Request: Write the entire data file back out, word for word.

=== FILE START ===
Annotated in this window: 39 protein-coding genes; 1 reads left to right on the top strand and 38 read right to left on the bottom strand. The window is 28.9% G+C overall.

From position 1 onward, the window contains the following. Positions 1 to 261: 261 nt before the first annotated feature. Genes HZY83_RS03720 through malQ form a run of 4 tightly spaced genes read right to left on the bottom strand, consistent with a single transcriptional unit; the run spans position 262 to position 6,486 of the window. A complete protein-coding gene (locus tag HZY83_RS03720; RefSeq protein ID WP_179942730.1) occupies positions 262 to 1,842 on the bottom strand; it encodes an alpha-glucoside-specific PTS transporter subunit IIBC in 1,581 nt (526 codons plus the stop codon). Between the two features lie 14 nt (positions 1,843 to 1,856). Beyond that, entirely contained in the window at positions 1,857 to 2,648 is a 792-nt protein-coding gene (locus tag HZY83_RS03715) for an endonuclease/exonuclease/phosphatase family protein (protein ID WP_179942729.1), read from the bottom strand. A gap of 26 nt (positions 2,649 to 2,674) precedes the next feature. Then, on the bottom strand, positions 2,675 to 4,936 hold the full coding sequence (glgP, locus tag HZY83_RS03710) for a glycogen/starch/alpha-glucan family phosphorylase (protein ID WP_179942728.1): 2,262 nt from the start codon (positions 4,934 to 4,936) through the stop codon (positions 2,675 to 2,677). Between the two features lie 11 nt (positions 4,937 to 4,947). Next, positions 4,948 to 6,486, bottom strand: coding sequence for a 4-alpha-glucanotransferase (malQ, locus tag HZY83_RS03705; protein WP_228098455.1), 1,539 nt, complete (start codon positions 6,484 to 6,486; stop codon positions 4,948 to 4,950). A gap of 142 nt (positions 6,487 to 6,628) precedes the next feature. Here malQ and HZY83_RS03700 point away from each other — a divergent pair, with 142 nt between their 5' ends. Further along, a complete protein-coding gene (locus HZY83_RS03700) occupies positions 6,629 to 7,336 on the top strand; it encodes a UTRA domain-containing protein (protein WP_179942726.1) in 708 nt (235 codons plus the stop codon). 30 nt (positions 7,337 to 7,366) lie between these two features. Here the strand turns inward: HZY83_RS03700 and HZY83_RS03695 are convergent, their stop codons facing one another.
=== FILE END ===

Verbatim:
Annotated in this window: 39 protein-coding genes; 1 reads left to right on the top strand and 38 read right to left on the bottom strand. The window is 28.9% G+C overall.

From position 1 onward, the window contains the following. Positions 1 to 261: 261 nt before the first annotated feature. Genes HZY83_RS03720 through malQ form a run of 4 tightly spaced genes read right to left on the bottom strand, consistent with a single transcriptional unit; the run spans position 262 to position 6,486 of the window. A complete protein-coding gene (locus tag HZY83_RS03720; RefSeq protein ID WP_179942730.1) occupies positions 262 to 1,842 on the bottom strand; it encodes an alpha-glucoside-specific PTS transporter subunit IIBC in 1,581 nt (526 codons plus the stop codon). Between the two features lie 14 nt (positions 1,843 to 1,856). Beyond that, entirely contained in the window at positions 1,857 to 2,648 is a 792-nt protein-coding gene (locus tag HZY83_RS03715) for an endonuclease/exonuclease/phosphatase family protein (protein ID WP_179942729.1), read from the bottom strand. A gap of 26 nt (positions 2,649 to 2,674) precedes the next feature. Then, on the bottom strand, positions 2,675 to 4,936 hold the full coding sequence (glgP, locus tag HZY83_RS03710) for a glycogen/starch/alpha-glucan family phosphorylase (protein ID WP_179942728.1): 2,262 nt from the start codon (positions 4,934 to 4,936) through the stop codon (positions 2,675 to 2,677). Between the two features lie 11 nt (positions 4,937 to 4,947). Next, positions 4,948 to 6,486, bottom strand: coding sequence for a 4-alpha-glucanotransferase (malQ, locus tag HZY83_RS03705; protein WP_228098455.1), 1,539 nt, complete (start codon positions 6,484 to 6,486; stop codon positions 4,948 to 4,950). A gap of 142 nt (positions 6,487 to 6,628) precedes the next feature. Here malQ and HZY83_RS03700 point away from each other — a divergent pair, with 142 nt between their 5' ends. Further along, a complete protein-coding gene (locus HZY83_RS03700) occupies positions 6,629 to 7,336 on the top strand; it encodes a UTRA domain-containing protein (protein WP_179942726.1) in 708 nt (235 codons plus the stop codon). 30 nt (positions 7,337 to 7,366) lie between these two features. Here the strand turns inward: HZY83_RS03700 and HZY83_RS03695 are convergent, their stop codons facing one another.